In the first four bar phrase we discuss how the mind must have a clear image of exactly what each individual finger is doing in each chord and how it moves there from the previous chord. For example, the second finger moves from the a string to the d and g together in the second chord. It is not in the third but must remain poised above the d string for the fourth chord. The analog versus digital concept of Mr Haslop is discussed in detail here. In the next four bars we discuss the technical basis of two musical demands: a crescendo over two bars (increase bow speed) and a transition from legato to spiccato (How to work through the bow).. We might discuss how the relationship between the first and third finger changes from a minor third c# to e to a major third ato c# and how this different spacing changes before the shift is made in slow practice so that it will occur naturally during the shift.
The next four bars is a repeat of the opening. The student then notes that the next four bars begin as the second phrase a fifth lower and the crescendo begins –earlier requiring a precise difference. The student compares fingering choices of going up the a string or staying in first position. The small chromatic section in the third bar invites a discussion of sliding versus `clean` fingering.. These kinds of passages are also good for developing independence of left and right hand. The bow plays sustained notes on the g string while the left hand plays the scales. Bar seventeen onwards gives one the option of moving into the fourth position (b18) so that the subito piano of the next phrase can easily be taken on the a string..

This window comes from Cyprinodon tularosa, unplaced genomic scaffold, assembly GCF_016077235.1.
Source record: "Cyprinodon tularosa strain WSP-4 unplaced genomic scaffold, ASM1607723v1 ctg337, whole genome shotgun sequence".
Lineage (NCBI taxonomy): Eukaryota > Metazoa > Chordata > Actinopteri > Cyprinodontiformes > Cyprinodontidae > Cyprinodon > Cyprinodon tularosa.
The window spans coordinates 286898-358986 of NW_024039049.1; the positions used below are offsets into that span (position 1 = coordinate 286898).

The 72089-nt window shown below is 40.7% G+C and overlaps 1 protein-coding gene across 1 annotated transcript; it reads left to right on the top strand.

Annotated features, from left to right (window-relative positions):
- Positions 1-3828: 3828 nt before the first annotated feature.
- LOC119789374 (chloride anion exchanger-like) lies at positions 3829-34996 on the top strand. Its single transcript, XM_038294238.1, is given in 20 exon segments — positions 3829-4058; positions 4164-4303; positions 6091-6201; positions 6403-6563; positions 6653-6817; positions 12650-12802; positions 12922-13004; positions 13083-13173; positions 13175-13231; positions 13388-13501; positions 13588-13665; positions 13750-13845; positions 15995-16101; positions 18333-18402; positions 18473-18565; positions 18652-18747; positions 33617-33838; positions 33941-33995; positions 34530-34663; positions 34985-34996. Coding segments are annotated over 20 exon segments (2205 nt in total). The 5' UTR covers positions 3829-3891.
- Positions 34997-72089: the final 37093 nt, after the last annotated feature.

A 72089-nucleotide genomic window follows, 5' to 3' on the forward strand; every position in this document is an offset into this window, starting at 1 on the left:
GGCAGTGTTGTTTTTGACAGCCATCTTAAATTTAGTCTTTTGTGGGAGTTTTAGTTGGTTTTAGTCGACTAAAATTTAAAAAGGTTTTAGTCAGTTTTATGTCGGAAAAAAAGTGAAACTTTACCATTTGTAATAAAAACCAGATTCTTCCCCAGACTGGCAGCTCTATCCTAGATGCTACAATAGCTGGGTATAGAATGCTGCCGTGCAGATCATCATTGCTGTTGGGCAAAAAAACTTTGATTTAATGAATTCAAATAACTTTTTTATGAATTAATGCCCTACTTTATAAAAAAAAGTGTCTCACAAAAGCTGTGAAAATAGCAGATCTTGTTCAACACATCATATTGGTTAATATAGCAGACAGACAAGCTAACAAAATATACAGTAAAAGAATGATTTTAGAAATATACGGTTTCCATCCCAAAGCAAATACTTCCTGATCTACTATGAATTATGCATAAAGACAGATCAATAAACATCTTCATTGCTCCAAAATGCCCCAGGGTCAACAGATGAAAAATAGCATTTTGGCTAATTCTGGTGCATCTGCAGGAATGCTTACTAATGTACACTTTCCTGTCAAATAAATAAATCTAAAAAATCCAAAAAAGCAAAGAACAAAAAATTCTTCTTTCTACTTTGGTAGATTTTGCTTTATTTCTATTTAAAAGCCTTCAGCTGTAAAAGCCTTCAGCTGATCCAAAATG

The four bar phrase beginning b25 has a jump from a third position b up to a seventh position a. Keeping the first finger down on the a string (the preceding note) helps to provide stability in the big leap which is a relatively high technical demand out of the blue. For less advanced players simply keep the passage down one octave. The very high ending of the piece can be similarly modified.. The four bar pizz passages provide excellent training for orchestral work and pizz in general. Study the difference between keeping the left hand finger down (long pizz) and releasing the pressure (shorter). The last two bars provide an example of left hand pizz and harmonics. Only two of each and simple enough. Start them young on these…
A great deal of attention should be paid to contrasting dynamics when preparing this piece. That is part of the fun! The rest is self explanatory but introduce the idea that doing a passage in the same way twice is the rocky road to boredom. Thus although bar 5 of the third section of the work is identical to a phrase in the first section where it was in fourth, this could be played in first for a different sonority. The student is then made aware that the reverse is also possible and that they need to start really listening and making decisions about the kind of sound they want at a specific moment.
I'll look at this when I'll finish this lab report... but THANKS A MILLION TIMES FOR THIS LINK!!!!!!!!!!!!!!!!!!!!!!!!!!!!!!!!! I didn't think such a jewel of a website would even exist! (I had seen a little similar but so complicated and with less repertoire)
Here is a link
From Royce Faina
Posted on November 27, 2009 at 1:48 PM
Is the name "Cui' " pronounced, kwEE ?
Also, If I read correctly, the peice leaves some room for a student to experiment?
From Ray Randall
Posted on November 27, 2009 at 5:22 PM
I've played the "Oriental" in public before. It's one of the few pieces he wrote that people play, according to one review. I'd love to hear Elman playing it, how do you find that?
Not Elman but perhaps next best Toscha Seidl